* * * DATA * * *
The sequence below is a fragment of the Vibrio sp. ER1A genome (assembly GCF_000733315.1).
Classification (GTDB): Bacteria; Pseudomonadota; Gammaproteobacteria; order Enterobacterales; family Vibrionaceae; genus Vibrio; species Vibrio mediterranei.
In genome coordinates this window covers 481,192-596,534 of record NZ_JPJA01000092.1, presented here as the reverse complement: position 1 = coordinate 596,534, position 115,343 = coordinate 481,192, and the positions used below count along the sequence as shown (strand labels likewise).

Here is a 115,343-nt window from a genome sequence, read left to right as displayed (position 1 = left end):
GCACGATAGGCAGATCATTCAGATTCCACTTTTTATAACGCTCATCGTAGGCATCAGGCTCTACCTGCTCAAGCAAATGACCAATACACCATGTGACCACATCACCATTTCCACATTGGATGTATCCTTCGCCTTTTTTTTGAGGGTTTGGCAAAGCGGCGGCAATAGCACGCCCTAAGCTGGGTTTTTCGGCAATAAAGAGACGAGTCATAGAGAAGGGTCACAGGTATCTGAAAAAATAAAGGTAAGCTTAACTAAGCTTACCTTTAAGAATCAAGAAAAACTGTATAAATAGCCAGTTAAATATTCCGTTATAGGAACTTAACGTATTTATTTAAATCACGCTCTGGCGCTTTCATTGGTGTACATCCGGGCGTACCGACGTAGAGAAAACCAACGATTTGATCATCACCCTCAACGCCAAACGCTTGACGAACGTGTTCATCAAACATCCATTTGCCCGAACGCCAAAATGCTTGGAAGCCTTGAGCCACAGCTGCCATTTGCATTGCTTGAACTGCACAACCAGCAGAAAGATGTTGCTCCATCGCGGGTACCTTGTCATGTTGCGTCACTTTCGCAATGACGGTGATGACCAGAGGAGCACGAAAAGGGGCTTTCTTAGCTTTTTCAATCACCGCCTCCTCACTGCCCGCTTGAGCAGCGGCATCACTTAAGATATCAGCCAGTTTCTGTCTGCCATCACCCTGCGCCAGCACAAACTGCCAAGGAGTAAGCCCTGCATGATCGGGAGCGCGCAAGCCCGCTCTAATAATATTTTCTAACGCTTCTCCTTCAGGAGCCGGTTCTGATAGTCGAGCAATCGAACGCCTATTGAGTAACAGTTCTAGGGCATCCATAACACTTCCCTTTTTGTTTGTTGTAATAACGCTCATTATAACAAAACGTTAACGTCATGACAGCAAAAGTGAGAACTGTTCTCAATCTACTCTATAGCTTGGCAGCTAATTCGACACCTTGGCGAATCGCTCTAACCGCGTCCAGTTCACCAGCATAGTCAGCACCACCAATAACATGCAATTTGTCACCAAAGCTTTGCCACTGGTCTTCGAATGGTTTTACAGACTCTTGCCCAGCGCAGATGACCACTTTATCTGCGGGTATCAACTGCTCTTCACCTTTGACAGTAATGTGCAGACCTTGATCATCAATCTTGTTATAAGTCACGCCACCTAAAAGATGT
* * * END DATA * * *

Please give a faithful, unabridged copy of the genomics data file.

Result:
The sequence below is a fragment of the Vibrio sp. ER1A genome (assembly GCF_000733315.1).
Classification (GTDB): Bacteria; Pseudomonadota; Gammaproteobacteria; order Enterobacterales; family Vibrionaceae; genus Vibrio; species Vibrio mediterranei.
In genome coordinates this window covers 481,192-596,534 of record NZ_JPJA01000092.1, presented here as the reverse complement: position 1 = coordinate 596,534, position 115,343 = coordinate 481,192, and the positions used below count along the sequence as shown (strand labels likewise).

Here is a 115,343-nt window from a genome sequence, read left to right as displayed (position 1 = left end):
GCACGATAGGCAGATCATTCAGATTCCACTTTTTATAACGCTCATCGTAGGCATCAGGCTCTACCTGCTCAAGCAAATGACCAATACACCATGTGACCACATCACCATTTCCACATTGGATGTATCCTTCGCCTTTTTTTTGAGGGTTTGGCAAAGCGGCGGCAATAGCACGCCCTAAGCTGGGTTTTTCGGCAATAAAGAGACGAGTCATAGAGAAGGGTCACAGGTATCTGAAAAAATAAAGGTAAGCTTAACTAAGCTTACCTTTAAGAATCAAGAAAAACTGTATAAATAGCCAGTTAAATATTCCGTTATAGGAACTTAACGTATTTATTTAAATCACGCTCTGGCGCTTTCATTGGTGTACATCCGGGCGTACCGACGTAGAGAAAACCAACGATTTGATCATCACCCTCAACGCCAAACGCTTGACGAACGTGTTCATCAAACATCCATTTGCCCGAACGCCAAAATGCTTGGAAGCCTTGAGCCACAGCTGCCATTTGCATTGCTTGAACTGCACAACCAGCAGAAAGATGTTGCTCCATCGCGGGTACCTTGTCATGTTGCGTCACTTTCGCAATGACGGTGATGACCAGAGGAGCACGAAAAGGGGCTTTCTTAGCTTTTTCAATCACCGCCTCCTCACTGCCCGCTTGAGCAGCGGCATCACTTAAGATATCAGCCAGTTTCTGTCTGCCATCACCCTGCGCCAGCACAAACTGCCAAGGAGTAAGCCCTGCATGATCGGGAGCGCGCAAGCCCGCTCTAATAATATTTTCTAACGCTTCTCCTTCAGGAGCCGGTTCTGATAGTCGAGCAATCGAACGCCTATTGAGTAACAGTTCTAGGGCATCCATAACACTTCCCTTTTTGTTTGTTGTAATAACGCTCATTATAACAAAACGTTAACGTCATGACAGCAAAAGTGAGAACTGTTCTCAATCTACTCTATAGCTTGGCAGCTAATTCGACACCTTGGCGAATCGCTCTAACCGCGTCCAGTTCACCAGCATAGTCAGCACCACCAATAACATGCAATTTGTCACCAAAGCTTTGCCACTGGTCTTCGAATGGTTTTACAGACTCTTGCCCAGCGCAGATGACCACTTTATCTGCGGGTATCAACTGCTCTTCACCTTTGACAGTAATGTGCAGACCTTGATCATCAATCTTGTTATAAGTCACGCCACCTAAAAGATGT